By Brian Rentschler
Short version: This movie is funny and daring at times, but it mostly falls flat. I'm still trying to figure out exactly what point it's trying to make. If you want to see a funny and effective religious satire, rent Dogma instead.
Co-produced by Michael Stipe (otherwise known as the lead singer of REM), Saved! first gained attention when it won the Audience Choice award at the Nashville Film Festival. Ebert and Roeper gave it two thumbs up, so what's not to like? The problem is that everyone who liked the movie appeared to single out the religious satire aspect, while overlooking the fact that most of the movie is not truly satirical. The movie alternates between messages that are misleading, confusing and (ironically enough) preachy.
The story centers around a girl named Mary (played by Jena Malone). She has what appears to be the perfect life — she attends a good Christian high school, she's best friends with the most popular girl in school, Hilary Faye (played by Mandy Moore) and she has a great boyfriend, Dean (played by Chad Faust). However, very early into the movie, Mary's "perfect" life quickly starts to unravel. For starters, Dean reveals to her that he's gay. After recovering from the shock of that news, Mary has a vision (of sorts) in which she believes that Jesus wants her to "save" Dean by losing her virginity to him. Very shortly after that, Dean's parents find out he's gay, so they send him to a Christian home for troubled teenagers. To make matters worse, Mary finds out she's pregnant. At this point, Mary is really confused. She has done everything she thought Jesus wanted her to do, and now her life is falling apart. For the first time, she feels let down by religion.
By this point in the movie, we're starting to find out more about Hilary Faye. She's very religious on the outside, but very shallow and conceited on the inside. As long as her friends are extremely vocal about their love for Jesus, and as long as they treat her like a princess, Hilary Faye is a great friend. But take away one of those two essential conditions, and her true colors start to show. Hilary Faye's crippled brother, Roland (played by Macaulay Culkin), knows that all too well. So does the new girl, Cassandra (played by Eva Amurri), who happens to be Jewish and a smoker, so she doesn't exactly endear herself to the popular group. Mary, whose life is spiraling downward, is losing her faith, which causes Hilary Faye to become very upset. At one point, she and some of her friends actually try to perform an exorcism on Mary in Hilary Faye's van. To make a long story short, the friendship between Mary and Hilary Faye is falling apart.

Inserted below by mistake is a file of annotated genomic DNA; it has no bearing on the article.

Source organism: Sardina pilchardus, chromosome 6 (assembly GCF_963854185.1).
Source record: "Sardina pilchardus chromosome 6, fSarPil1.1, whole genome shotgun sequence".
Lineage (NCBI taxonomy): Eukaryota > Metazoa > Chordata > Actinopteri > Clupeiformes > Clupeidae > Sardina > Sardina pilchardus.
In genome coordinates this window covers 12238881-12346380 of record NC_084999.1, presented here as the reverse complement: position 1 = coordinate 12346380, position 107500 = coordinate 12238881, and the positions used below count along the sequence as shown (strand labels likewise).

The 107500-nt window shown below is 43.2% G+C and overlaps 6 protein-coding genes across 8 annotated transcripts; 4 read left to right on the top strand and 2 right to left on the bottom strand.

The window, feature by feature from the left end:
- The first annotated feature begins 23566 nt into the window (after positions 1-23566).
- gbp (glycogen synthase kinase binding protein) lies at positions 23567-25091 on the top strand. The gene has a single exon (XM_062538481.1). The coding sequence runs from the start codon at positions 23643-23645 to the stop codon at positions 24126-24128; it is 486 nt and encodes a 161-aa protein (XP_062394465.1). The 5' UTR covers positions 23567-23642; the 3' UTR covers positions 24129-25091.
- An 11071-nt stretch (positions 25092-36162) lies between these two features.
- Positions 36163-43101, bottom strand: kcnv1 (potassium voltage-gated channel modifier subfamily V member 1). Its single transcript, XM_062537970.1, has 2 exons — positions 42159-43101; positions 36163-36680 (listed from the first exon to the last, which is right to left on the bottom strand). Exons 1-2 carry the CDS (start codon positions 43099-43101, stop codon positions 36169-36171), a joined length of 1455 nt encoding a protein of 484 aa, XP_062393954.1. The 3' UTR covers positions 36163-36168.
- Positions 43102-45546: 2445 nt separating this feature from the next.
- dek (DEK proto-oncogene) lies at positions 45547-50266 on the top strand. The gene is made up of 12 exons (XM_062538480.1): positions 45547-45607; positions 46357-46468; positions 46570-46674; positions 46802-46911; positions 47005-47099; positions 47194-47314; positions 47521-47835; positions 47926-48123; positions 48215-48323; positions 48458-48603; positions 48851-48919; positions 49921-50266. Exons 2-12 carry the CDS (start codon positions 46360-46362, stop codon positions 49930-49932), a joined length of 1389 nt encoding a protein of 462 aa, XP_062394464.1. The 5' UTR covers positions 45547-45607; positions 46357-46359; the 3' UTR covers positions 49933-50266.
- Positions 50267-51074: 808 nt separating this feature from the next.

Mary eventually decides that she wants to have the baby, but after a few months, hiding her condition is becoming a challenge. Since she's at a Christian school, most of the kids don't even realize she's pregnant, except for Cassandra. Things become even more complicated when the pastor's son, Patrick (played by Patrick Fugit), develops a crush on Mary. Not only is Mary too busy worrying about her pregnancy, but Hilary Faye is jealous because she wants Patrick for herself. At this point, there are lots of questions. How long can Mary keep her pregnancy secret? What will happen if everyone finds out? Who will end up with Patrick? Will Dean ever be "cured," and if not, will anyone ever accept him? Will Hilary Faye ever be friends with Mary again, or will her jealousy get in the way?
Overall, despite a few funny scenes and some valid points that are brought up throughout the movie, I still can't figure out what the movie is trying to say. Is it trying to say that there are plenty of hypocrites who hide behind religion to justify their behavior? Absolutely, but we already knew that. Is it trying to say that we should accept everyone's differences, whether they're gay, crippled or pregnant? Oh, not only does the movie say that, it downright preaches it at times — ironic for a religious satire, isn't it? Besides, the movie's whole focus on Mary's pregnancy misses the point. Without giving too many details away, I will say that while the movie doesn't make Mary's pregancy ordeal seem easy, it severely glosses over some of the "realistic" aspects of having a child, mainly the time and monetary commitments. In reality, most pregnant high school girls have to drop out or go someplace else because the rigid class schedules won't allow them enough time to take care of their children. (And that's assuming the school would even let them stay, which most Christian schools would not.) And what about the little detail that Mary's life will never be the same again? Her life is not her own anymore; her first priority will always have to be her child. That's a devastating realization for any unwed teenage mother, but the movie makes it seem like Mary takes it all in stride.
Overall, the movie doesn't seem to know what it wants to do. Does it want to satirize religion? Does it want to preach tolerance of other races/cultures/religions/lifestyles? The answer to both questions is yes, but one doesn't necessarily imply the other. I know plenty of non-religious people who are very intolerant of other people. Sure, it's more hypocritical if the intolerant people are religious, but sometimes the movie is so preachy that I'm expecting everyone to start holding hands and singing "Kumbayah." Concentrating more on the religious satire would have made this a much better movie. As far as I'm concerned, Kevin Smith's movie Dogma sets the standard for a humorous, satirical look at religion. (Does it get any better than seeing George Carlin unveil the Buddy Christ?) If you're looking for a funny, effective religious satire that makes its point loud and clear, rent Dogma instead.